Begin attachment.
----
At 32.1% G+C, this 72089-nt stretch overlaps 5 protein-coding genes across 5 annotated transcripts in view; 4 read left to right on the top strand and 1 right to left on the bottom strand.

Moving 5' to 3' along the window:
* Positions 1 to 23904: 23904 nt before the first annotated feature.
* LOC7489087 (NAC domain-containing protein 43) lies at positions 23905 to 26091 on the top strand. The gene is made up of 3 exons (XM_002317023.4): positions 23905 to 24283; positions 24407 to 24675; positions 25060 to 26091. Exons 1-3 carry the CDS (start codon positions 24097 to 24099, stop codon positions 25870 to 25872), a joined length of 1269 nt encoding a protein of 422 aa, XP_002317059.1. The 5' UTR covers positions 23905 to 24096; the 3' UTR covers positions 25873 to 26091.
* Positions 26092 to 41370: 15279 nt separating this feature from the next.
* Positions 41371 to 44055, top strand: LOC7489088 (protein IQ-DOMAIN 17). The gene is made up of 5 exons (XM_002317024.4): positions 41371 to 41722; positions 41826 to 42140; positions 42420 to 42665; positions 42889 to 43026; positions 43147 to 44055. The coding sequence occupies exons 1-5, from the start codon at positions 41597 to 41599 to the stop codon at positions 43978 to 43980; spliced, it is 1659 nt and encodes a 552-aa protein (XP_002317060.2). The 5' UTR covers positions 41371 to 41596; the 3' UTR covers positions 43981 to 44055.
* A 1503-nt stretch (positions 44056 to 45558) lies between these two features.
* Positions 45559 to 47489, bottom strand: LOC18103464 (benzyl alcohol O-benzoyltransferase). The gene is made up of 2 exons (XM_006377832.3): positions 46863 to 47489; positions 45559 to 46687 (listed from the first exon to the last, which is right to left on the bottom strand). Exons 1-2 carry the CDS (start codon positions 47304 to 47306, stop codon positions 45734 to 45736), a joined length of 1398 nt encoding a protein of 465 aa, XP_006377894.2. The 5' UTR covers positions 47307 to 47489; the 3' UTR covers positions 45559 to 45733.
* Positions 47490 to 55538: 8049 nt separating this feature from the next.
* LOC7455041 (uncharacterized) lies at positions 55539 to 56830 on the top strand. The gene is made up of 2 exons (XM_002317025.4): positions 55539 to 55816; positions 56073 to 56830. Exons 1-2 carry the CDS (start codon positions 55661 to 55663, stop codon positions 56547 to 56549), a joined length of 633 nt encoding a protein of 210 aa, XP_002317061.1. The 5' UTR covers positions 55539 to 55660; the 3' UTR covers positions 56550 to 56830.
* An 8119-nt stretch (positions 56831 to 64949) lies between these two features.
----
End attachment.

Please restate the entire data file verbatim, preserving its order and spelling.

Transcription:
At 32.1% G+C, this 72089-nt stretch overlaps 5 protein-coding genes across 5 annotated transcripts in view; 4 read left to right on the top strand and 1 right to left on the bottom strand.

Moving 5' to 3' along the window:
* Positions 1 to 23904: 23904 nt before the first annotated feature.
* LOC7489087 (NAC domain-containing protein 43) lies at positions 23905 to 26091 on the top strand. The gene is made up of 3 exons (XM_002317023.4): positions 23905 to 24283; positions 24407 to 24675; positions 25060 to 26091. Exons 1-3 carry the CDS (start codon positions 24097 to 24099, stop codon positions 25870 to 25872), a joined length of 1269 nt encoding a protein of 422 aa, XP_002317059.1. The 5' UTR covers positions 23905 to 24096; the 3' UTR covers positions 25873 to 26091.
* Positions 26092 to 41370: 15279 nt separating this feature from the next.
* Positions 41371 to 44055, top strand: LOC7489088 (protein IQ-DOMAIN 17). The gene is made up of 5 exons (XM_002317024.4): positions 41371 to 41722; positions 41826 to 42140; positions 42420 to 42665; positions 42889 to 43026; positions 43147 to 44055. The coding sequence occupies exons 1-5, from the start codon at positions 41597 to 41599 to the stop codon at positions 43978 to 43980; spliced, it is 1659 nt and encodes a 552-aa protein (XP_002317060.2). The 5' UTR covers positions 41371 to 41596; the 3' UTR covers positions 43981 to 44055.
* A 1503-nt stretch (positions 44056 to 45558) lies between these two features.
* Positions 45559 to 47489, bottom strand: LOC18103464 (benzyl alcohol O-benzoyltransferase). The gene is made up of 2 exons (XM_006377832.3): positions 46863 to 47489; positions 45559 to 46687 (listed from the first exon to the last, which is right to left on the bottom strand). Exons 1-2 carry the CDS (start codon positions 47304 to 47306, stop codon positions 45734 to 45736), a joined length of 1398 nt encoding a protein of 465 aa, XP_006377894.2. The 5' UTR covers positions 47307 to 47489; the 3' UTR covers positions 45559 to 45733.
* Positions 47490 to 55538: 8049 nt separating this feature from the next.
* LOC7455041 (uncharacterized) lies at positions 55539 to 56830 on the top strand. The gene is made up of 2 exons (XM_002317025.4): positions 55539 to 55816; positions 56073 to 56830. Exons 1-2 carry the CDS (start codon positions 55661 to 55663, stop codon positions 56547 to 56549), a joined length of 633 nt encoding a protein of 210 aa, XP_002317061.1. The 5' UTR covers positions 55539 to 55660; the 3' UTR covers positions 56550 to 56830.
* An 8119-nt stretch (positions 56831 to 64949) lies between these two features.